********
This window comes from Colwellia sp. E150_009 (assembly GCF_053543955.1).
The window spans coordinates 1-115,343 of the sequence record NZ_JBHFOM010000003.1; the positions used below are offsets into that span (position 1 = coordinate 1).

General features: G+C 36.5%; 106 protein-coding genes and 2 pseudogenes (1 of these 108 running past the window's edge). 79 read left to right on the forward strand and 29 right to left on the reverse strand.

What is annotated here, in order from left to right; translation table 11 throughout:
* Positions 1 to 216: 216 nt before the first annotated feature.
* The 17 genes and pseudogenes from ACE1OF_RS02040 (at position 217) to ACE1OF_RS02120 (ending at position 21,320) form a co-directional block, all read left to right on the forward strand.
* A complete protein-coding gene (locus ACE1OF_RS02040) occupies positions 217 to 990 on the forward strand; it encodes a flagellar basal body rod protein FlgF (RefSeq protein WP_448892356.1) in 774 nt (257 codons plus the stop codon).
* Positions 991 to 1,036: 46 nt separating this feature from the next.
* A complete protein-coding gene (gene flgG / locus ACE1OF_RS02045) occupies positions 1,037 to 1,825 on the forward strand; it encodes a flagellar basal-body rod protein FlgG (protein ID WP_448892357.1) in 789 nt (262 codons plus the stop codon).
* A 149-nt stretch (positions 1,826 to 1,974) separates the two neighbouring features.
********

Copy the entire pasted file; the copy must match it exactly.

This window comes from Colwellia sp. E150_009 (assembly GCF_053543955.1).
The window spans coordinates 1-115,343 of the sequence record NZ_JBHFOM010000003.1; the positions used below are offsets into that span (position 1 = coordinate 1).

General features: G+C 36.5%; 106 protein-coding genes and 2 pseudogenes (1 of these 108 running past the window's edge). 79 read left to right on the forward strand and 29 right to left on the reverse strand.

What is annotated here, in order from left to right; translation table 11 throughout:
* Positions 1 to 216: 216 nt before the first annotated feature.
* The 17 genes and pseudogenes from ACE1OF_RS02040 (at position 217) to ACE1OF_RS02120 (ending at position 21,320) form a co-directional block, all read left to right on the forward strand.
* A complete protein-coding gene (locus ACE1OF_RS02040) occupies positions 217 to 990 on the forward strand; it encodes a flagellar basal body rod protein FlgF (RefSeq protein WP_448892356.1) in 774 nt (257 codons plus the stop codon).
* Positions 991 to 1,036: 46 nt separating this feature from the next.
* A complete protein-coding gene (gene flgG / locus ACE1OF_RS02045) occupies positions 1,037 to 1,825 on the forward strand; it encodes a flagellar basal-body rod protein FlgG (protein ID WP_448892357.1) in 789 nt (262 codons plus the stop codon).
* A 149-nt stretch (positions 1,826 to 1,974) separates the two neighbouring features.